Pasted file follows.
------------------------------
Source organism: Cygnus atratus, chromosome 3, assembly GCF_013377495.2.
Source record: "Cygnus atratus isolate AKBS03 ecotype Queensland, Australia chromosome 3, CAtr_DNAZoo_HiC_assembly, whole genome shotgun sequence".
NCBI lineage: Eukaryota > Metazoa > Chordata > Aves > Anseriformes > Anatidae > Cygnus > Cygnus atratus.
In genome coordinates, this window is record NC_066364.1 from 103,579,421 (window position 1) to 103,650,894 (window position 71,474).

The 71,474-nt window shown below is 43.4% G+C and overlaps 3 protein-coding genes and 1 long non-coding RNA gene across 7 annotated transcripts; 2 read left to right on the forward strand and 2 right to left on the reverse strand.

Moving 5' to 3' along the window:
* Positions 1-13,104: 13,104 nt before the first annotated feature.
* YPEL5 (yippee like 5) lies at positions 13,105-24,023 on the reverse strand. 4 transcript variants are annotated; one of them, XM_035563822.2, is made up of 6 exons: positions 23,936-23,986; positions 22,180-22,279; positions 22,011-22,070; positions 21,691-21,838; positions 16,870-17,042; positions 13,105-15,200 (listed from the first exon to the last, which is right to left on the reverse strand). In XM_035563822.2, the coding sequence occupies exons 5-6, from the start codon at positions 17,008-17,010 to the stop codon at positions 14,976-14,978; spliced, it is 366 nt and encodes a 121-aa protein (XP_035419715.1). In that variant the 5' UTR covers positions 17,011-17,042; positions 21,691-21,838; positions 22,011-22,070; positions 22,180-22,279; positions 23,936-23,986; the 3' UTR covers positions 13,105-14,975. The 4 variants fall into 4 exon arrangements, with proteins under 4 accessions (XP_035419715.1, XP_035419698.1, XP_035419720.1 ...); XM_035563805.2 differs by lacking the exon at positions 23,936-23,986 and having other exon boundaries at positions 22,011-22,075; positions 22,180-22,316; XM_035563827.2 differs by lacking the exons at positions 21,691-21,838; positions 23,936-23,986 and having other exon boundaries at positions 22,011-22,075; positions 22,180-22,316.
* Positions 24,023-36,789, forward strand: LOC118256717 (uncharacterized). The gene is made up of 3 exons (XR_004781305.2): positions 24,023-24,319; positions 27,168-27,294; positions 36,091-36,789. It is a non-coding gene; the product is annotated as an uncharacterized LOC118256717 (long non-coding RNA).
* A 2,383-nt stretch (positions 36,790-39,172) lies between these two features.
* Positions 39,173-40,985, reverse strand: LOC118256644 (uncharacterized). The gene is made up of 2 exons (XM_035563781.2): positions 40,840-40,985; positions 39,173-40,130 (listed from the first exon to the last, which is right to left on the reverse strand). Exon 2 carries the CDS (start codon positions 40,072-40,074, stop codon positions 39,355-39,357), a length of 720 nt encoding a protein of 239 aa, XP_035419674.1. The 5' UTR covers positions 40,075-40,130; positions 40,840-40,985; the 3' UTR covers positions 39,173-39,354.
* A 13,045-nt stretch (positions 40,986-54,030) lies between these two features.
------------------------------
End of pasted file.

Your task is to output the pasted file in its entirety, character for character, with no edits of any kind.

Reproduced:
Source organism: Cygnus atratus, chromosome 3, assembly GCF_013377495.2.
Source record: "Cygnus atratus isolate AKBS03 ecotype Queensland, Australia chromosome 3, CAtr_DNAZoo_HiC_assembly, whole genome shotgun sequence".
NCBI lineage: Eukaryota > Metazoa > Chordata > Aves > Anseriformes > Anatidae > Cygnus > Cygnus atratus.
In genome coordinates, this window is record NC_066364.1 from 103,579,421 (window position 1) to 103,650,894 (window position 71,474).

The 71,474-nt window shown below is 43.4% G+C and overlaps 3 protein-coding genes and 1 long non-coding RNA gene across 7 annotated transcripts; 2 read left to right on the forward strand and 2 right to left on the reverse strand.

Moving 5' to 3' along the window:
* Positions 1-13,104: 13,104 nt before the first annotated feature.
* YPEL5 (yippee like 5) lies at positions 13,105-24,023 on the reverse strand. 4 transcript variants are annotated; one of them, XM_035563822.2, is made up of 6 exons: positions 23,936-23,986; positions 22,180-22,279; positions 22,011-22,070; positions 21,691-21,838; positions 16,870-17,042; positions 13,105-15,200 (listed from the first exon to the last, which is right to left on the reverse strand). In XM_035563822.2, the coding sequence occupies exons 5-6, from the start codon at positions 17,008-17,010 to the stop codon at positions 14,976-14,978; spliced, it is 366 nt and encodes a 121-aa protein (XP_035419715.1). In that variant the 5' UTR covers positions 17,011-17,042; positions 21,691-21,838; positions 22,011-22,070; positions 22,180-22,279; positions 23,936-23,986; the 3' UTR covers positions 13,105-14,975. The 4 variants fall into 4 exon arrangements, with proteins under 4 accessions (XP_035419715.1, XP_035419698.1, XP_035419720.1 ...); XM_035563805.2 differs by lacking the exon at positions 23,936-23,986 and having other exon boundaries at positions 22,011-22,075; positions 22,180-22,316; XM_035563827.2 differs by lacking the exons at positions 21,691-21,838; positions 23,936-23,986 and having other exon boundaries at positions 22,011-22,075; positions 22,180-22,316.
* Positions 24,023-36,789, forward strand: LOC118256717 (uncharacterized). The gene is made up of 3 exons (XR_004781305.2): positions 24,023-24,319; positions 27,168-27,294; positions 36,091-36,789. It is a non-coding gene; the product is annotated as an uncharacterized LOC118256717 (long non-coding RNA).
* A 2,383-nt stretch (positions 36,790-39,172) lies between these two features.
* Positions 39,173-40,985, reverse strand: LOC118256644 (uncharacterized). The gene is made up of 2 exons (XM_035563781.2): positions 40,840-40,985; positions 39,173-40,130 (listed from the first exon to the last, which is right to left on the reverse strand). Exon 2 carries the CDS (start codon positions 40,072-40,074, stop codon positions 39,355-39,357), a length of 720 nt encoding a protein of 239 aa, XP_035419674.1. The 5' UTR covers positions 40,075-40,130; positions 40,840-40,985; the 3' UTR covers positions 39,173-39,354.
* A 13,045-nt stretch (positions 40,986-54,030) lies between these two features.